In short, no matter how convinced Schmidt may be that UEA has a slam-dunk case under FOI section 22, the actual decision will turn on whether they have a case under either EIR section 12(4)(d) or EIR section 12(5)(c).
I submit that the argument is by no means as clearcut as Schmidt believes and urge him to re-read my Appeal in terms of the actual exemptions at issue, rather than the inapplicable one that caught his fancy. In addition, Schmidt should weigh the fact that East Anglia has already lost numerous decisions. In the present case, a number of East Anglia exemption claims have already been discarded; and I’ve already been notified of success on one aspect of the appeal (the list of sites).
After misunderstanding UK law on the matter, Schmidt made the following editorial remark:
So McIntyre’s appeals have tried to insinuate that no such publication is in progress (which is false) or that the public interest in knowing about a regional tree ring reconstruction from an obscure part of Siberia trumps the obvious interest that academics have in being able to work on projects exclusively prior to publication. This is a hard sell, unless of course one greatly exaggerates the importance of a single proxy record – but who would do that?
The first claim is completely untrue.
None of my appeals “insinuated” that no such publication is in progress. The point is irrelevant to exemptions 12(4)(d) or EIR section 12(5)(c), as opposed to Schmidt’s imaginary application of FOI section 22. Further, in my Appeal, not only did I not make the alleged argument, but I quoted at length from David Palmer’s brief describing CRU’s planned publication (see page 13). It’s frustrating that Schmidt makes untrue statement after untrue statement without ever correcting or apologizing,
Schmidt’s argument about trade-offs partly transposes to the EIR “intellectual property right” exemption, but not totally. And while his argument may seem “obvious” to academics, I can say with total certainty that his argument is far from “obvious” to professionals and non-academics, once the data is cited by IPCC and policy decisions are made, even in part, from such data.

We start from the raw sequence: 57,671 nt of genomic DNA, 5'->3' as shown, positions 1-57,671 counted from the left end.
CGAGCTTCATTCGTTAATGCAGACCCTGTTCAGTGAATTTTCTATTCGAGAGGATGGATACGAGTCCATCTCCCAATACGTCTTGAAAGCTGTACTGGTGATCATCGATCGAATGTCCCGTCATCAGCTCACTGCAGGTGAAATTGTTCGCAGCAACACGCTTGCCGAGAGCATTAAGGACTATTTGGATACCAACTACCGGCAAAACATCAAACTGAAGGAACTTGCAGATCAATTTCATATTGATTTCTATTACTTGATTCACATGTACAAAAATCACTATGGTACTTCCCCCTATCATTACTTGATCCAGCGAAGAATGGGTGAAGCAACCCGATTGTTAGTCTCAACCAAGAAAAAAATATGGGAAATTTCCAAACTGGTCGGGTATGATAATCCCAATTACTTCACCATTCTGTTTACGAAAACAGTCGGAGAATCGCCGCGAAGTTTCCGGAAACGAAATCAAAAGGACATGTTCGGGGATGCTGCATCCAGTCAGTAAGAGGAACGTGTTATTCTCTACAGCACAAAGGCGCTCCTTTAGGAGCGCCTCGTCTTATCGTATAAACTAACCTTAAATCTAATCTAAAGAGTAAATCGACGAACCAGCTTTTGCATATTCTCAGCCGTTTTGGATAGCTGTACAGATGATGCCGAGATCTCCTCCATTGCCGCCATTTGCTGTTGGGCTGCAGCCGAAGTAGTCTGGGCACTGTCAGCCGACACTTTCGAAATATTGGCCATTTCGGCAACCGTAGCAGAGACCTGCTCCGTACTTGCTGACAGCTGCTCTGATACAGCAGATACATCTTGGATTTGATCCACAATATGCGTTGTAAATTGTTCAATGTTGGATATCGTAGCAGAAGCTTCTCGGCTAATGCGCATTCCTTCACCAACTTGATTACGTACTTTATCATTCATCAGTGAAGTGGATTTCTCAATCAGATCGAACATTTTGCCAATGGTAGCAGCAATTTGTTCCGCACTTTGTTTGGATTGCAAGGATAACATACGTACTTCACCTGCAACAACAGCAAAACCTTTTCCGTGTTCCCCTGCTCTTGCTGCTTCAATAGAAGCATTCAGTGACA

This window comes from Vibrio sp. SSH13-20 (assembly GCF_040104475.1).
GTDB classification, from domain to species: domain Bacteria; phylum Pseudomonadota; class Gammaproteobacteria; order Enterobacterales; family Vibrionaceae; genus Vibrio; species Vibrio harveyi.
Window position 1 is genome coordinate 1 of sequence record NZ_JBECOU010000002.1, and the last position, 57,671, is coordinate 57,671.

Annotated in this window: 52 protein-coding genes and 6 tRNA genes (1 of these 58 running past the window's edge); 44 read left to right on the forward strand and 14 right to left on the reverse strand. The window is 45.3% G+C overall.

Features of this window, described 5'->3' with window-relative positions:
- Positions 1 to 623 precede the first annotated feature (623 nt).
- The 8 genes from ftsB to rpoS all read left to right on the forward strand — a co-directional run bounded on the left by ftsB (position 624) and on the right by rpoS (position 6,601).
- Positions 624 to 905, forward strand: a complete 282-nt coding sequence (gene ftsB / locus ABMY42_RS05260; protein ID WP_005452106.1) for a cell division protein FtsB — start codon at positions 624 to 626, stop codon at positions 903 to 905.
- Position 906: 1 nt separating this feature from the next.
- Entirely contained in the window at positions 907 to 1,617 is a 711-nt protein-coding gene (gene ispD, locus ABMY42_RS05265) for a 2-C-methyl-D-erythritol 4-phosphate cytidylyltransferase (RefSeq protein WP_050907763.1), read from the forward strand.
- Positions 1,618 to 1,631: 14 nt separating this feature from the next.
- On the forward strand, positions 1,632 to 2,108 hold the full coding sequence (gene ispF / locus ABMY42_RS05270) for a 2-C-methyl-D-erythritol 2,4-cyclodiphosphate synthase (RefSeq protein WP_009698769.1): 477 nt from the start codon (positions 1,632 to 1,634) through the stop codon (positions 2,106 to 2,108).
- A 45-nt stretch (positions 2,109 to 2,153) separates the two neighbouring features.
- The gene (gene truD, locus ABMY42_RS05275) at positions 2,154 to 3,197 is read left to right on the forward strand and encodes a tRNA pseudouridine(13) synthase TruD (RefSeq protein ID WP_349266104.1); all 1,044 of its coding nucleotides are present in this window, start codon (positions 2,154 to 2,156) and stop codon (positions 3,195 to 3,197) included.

Whether policy-makers chat with Schmidt about proxies hardly resolves the tradeoff. The “regional tree ring reconstruction from an obscure part of Siberia” was one of only eight proxies shown in the IPCC AR4 proxy graphic and was used in 5 of 8 AR4 medieval multiproxy reconstructions. If IPCC had not cited Yamal, then the situation would be different. But it did.
East Anglia’s argument under section 12(5)(c) is that disclosure of the data would result in financial loss to the university through reduced grants. Their argument on this point is far-fetched. However, in a tradeoff between relatively remote prospects of reduced grants,as compared to the public interest in a complete record for data used by IPCC, it is hardly “obvious” that the financial interest of the University of East Anglia should be preferred. (In passing, given the usual vehemence with which climate scientists reject suggestions that alarmism is affected or influenced by grant-seeking, it’s ironic that CRU’s primary argument in this case depends on grant-seeking.)
Another important issue that Schmidt more or less sweeps under the carpet is that, in my opinion, many, if not most, professionals would regard the contemplated Yamal-Urals regional chronology as being within the scope of Briffa et al 2008 and, not in the strictest sense, “unpublished”. I realize that reasonable people can disagree on this point and that many academics may not. The difficulty arises because Briffa et al 2008 did not properly disclose that they had considered various Yamal-Urals regional chronologies but had not been able to “finish” one in time for the article. In my opinion, had this been properly disclosed, the editor and reviewers would have demanded that they “finish” the calculation as a condition of acceptance. I’ll discuss this issue some more in a separate post.
Much of the present problem arises from the dissembling Muir Russell “inquiry”, which should have dealt with all of this, but negligently failed to do so.